In short, our culture fell victim to a true addiction to consumption.  Shopping was our stress relief, our path toward meaning in life, the focus of our existence.  Our culture, television, films, and magazines all seemed to emphasize getting new and better stuff as a path to a more satisfied future.  And, like addicts, the rush of the new purchase would soon give way to a feeling of emptiness as the stuff didn’t really fulfill us, so we’d need to go buy more.  In so doing we savaged the economy.   Like the cocaine addict who loses the house and destroys his life to satisfy his habit, we drove our economy into severe structural imbalance through high debt and no savings.

That is why those who argue for quick stimulus and growth as a solution are wrong headed.  Just like any addict, we as a culture have to change our way of thinking and behaving.   Impulsive buying, living with high credit card debt, refusing to save, and getting absorbed int he world of things has to give way to a more frugal lifestyle, connection with friends and community, and people helping each other out.  We need to recognize that consumption distracts from life’s meaning, it doesn’t provide it.

And, if we can learn that lesson, redirect our culture, and focus on the hard work of producing and rebuilding, we won’t recreate the wild hyperconsumption ride of the 90s and 00s, but we might create a sustainable economy.  And, if we rid ourselves of our addiction to consumption, we may find that focusing on the things that matter is a lot more satisfying then going shopping at the mall.

A friend of mine worried today about the economic crisis and whether or not we might not be leaving our children a world without the same opportunities we’ve had.  Perhaps not, measured in material terms.  But if we leave them a world that is built on a sustainable economy where people value friends, community and shared effort over the latest Ipod accessory, well, maybe it will even be a better world after all.

  1. #1 by smokeybones on February 6, 2009 - 04:17

    Excellent post! I agree with almost everything you said, we need the change new people bring and I hope Obama can bring that change. Maybe with his maturity and hopefully the maturity of those he surrounds himself with, we can finally start living a life without constant fear of just about everything!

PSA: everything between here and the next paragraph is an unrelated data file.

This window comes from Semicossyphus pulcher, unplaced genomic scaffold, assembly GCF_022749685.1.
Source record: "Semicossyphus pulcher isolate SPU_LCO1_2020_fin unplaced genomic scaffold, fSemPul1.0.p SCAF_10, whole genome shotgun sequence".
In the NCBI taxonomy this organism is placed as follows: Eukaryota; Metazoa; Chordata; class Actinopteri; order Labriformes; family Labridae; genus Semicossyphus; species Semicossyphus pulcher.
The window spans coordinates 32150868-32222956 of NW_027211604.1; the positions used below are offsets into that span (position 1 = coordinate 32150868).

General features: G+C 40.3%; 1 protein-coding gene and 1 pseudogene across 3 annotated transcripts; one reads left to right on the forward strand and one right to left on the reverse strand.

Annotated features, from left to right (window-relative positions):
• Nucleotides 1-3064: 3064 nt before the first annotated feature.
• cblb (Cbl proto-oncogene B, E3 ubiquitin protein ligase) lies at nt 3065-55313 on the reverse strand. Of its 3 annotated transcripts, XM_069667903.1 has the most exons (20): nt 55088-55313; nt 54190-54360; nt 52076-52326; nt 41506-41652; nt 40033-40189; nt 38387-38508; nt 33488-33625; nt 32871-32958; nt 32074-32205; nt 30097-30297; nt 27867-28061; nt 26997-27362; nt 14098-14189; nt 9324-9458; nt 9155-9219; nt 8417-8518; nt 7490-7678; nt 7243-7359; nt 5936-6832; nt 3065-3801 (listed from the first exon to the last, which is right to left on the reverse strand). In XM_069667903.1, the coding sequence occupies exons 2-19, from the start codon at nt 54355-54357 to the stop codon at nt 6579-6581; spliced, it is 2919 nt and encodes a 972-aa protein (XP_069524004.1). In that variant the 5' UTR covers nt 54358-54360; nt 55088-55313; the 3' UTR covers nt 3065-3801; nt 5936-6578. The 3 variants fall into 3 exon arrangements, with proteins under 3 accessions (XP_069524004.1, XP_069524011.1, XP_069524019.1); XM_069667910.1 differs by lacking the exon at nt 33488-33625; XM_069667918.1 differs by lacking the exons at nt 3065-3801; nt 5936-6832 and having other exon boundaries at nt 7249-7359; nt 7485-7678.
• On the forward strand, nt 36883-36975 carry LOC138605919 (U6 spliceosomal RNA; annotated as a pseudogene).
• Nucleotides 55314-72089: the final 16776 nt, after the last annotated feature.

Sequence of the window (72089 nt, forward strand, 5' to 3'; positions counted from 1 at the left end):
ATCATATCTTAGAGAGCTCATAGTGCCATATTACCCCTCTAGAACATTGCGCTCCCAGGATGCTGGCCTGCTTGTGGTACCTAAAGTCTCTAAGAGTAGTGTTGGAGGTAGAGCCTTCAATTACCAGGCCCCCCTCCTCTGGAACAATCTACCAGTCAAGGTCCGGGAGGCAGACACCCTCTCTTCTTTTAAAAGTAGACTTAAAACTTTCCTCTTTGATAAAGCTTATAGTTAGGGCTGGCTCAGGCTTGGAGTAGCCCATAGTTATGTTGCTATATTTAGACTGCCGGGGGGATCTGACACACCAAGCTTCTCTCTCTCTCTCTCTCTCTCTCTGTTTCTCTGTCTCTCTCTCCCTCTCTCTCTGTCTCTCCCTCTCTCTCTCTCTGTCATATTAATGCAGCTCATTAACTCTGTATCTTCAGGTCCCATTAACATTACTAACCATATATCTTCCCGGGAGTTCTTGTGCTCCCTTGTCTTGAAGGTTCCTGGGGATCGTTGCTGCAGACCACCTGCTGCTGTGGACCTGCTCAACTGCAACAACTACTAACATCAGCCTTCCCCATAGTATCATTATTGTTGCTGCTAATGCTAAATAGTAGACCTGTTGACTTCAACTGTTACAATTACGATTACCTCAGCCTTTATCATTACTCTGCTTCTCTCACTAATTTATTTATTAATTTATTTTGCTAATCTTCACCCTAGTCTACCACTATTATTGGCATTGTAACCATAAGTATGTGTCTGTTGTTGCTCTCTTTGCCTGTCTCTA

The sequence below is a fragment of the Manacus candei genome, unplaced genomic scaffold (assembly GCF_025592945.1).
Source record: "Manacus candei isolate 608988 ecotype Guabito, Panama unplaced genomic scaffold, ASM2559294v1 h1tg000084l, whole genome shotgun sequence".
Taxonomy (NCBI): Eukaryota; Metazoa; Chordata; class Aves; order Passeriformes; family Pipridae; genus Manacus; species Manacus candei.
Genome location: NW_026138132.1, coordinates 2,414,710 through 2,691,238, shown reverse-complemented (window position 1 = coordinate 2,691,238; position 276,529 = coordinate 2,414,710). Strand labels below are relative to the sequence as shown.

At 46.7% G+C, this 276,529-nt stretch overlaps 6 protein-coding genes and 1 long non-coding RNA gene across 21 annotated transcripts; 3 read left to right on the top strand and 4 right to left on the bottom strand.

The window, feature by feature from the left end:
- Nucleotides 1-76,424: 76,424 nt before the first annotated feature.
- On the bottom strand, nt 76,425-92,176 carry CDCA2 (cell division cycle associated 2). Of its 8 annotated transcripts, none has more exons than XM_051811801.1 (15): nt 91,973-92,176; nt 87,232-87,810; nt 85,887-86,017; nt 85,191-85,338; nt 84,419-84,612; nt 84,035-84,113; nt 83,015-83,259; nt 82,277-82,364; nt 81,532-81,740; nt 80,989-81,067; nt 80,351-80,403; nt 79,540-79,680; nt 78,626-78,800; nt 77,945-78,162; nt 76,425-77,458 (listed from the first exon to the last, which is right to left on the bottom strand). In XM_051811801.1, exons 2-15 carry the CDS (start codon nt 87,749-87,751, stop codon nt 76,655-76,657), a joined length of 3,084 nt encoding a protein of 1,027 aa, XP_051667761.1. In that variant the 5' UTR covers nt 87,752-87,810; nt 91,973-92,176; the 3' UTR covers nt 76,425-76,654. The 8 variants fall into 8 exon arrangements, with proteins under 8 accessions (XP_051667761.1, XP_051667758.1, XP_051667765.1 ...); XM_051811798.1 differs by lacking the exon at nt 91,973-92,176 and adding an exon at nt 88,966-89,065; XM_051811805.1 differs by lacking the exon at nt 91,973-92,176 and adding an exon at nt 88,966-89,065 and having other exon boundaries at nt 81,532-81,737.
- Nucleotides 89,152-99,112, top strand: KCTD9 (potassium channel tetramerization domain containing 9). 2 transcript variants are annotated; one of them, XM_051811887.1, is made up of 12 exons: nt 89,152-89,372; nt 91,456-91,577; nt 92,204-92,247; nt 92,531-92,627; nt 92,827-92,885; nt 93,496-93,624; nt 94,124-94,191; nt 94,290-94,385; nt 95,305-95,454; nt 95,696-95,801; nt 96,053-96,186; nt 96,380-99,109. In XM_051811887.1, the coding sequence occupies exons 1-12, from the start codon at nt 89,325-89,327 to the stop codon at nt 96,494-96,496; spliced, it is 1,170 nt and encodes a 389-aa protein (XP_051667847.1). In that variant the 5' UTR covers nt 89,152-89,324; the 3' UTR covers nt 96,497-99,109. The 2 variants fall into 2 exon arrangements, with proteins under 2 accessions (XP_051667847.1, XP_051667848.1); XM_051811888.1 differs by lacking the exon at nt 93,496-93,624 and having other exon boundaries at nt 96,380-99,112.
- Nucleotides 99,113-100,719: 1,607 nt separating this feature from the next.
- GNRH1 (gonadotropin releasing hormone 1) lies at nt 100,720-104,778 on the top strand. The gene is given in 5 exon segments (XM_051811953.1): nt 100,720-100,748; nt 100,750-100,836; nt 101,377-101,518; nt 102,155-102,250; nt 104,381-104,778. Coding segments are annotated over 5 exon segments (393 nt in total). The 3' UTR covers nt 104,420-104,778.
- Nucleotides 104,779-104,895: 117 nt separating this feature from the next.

We (the government) needs to spend at least a little time making sure the stimulus package will show some sense that it may work.

  2. #2 by henitsirk on February 7, 2009 - 03:36

    I like your real-life metaphors, because that’s how I tend to (in my oversimplifying way) think about economics: how would this work on the level of the individual or family? Obviously as a nation we have not followed the recommendations any financial adviser would give an individual: spend less than you make and save the remainder, invest for the long term, etc. And the other piece of sage advice: consume only what is useful, beautiful, or truly meaningful. That last one really goes against the grain of our culture!

    I’m always worrying about money, as we are in a relatively unstable financial situation as a family. (At least I can see that!) I realized the other day that if we didn’t have our credit card debt, we would have plenty of money to save or even spend if we so chose. That’s a bitter pill to swallow, but I hope that it’s the right medicine to get us on the right track. Hopefully more Americans come to that same place.

  3. #3 by Scott Erb on February 10, 2009 - 21:48

    Yeah, we’re working on paying down credit card debt too and trying to be prepared for whatever happens with the economy. I taught a summer course on “Consumerism, Politics and Values,” and in studying for it and preparing I was shocked not only by how really out of whack our hyperconsumer culture has become, but how easily I had been sucked in as well, with spending habits I should know are wrong.

  4. #4 by credit card stimulus on November 8, 2009 - 04:17

    This is useful information I found. On this economic situation, Struggle time I think your way maybe best suite.

  5. #5 by credit card stimulus on November 8, 2009 - 11:33

    I got messy wit hmy burden of credit card debt. Could you give me some advice for beat it. Thank you

  6. #6 by indian mp3 songs on November 9, 2011 - 16:42

    All round good blog post!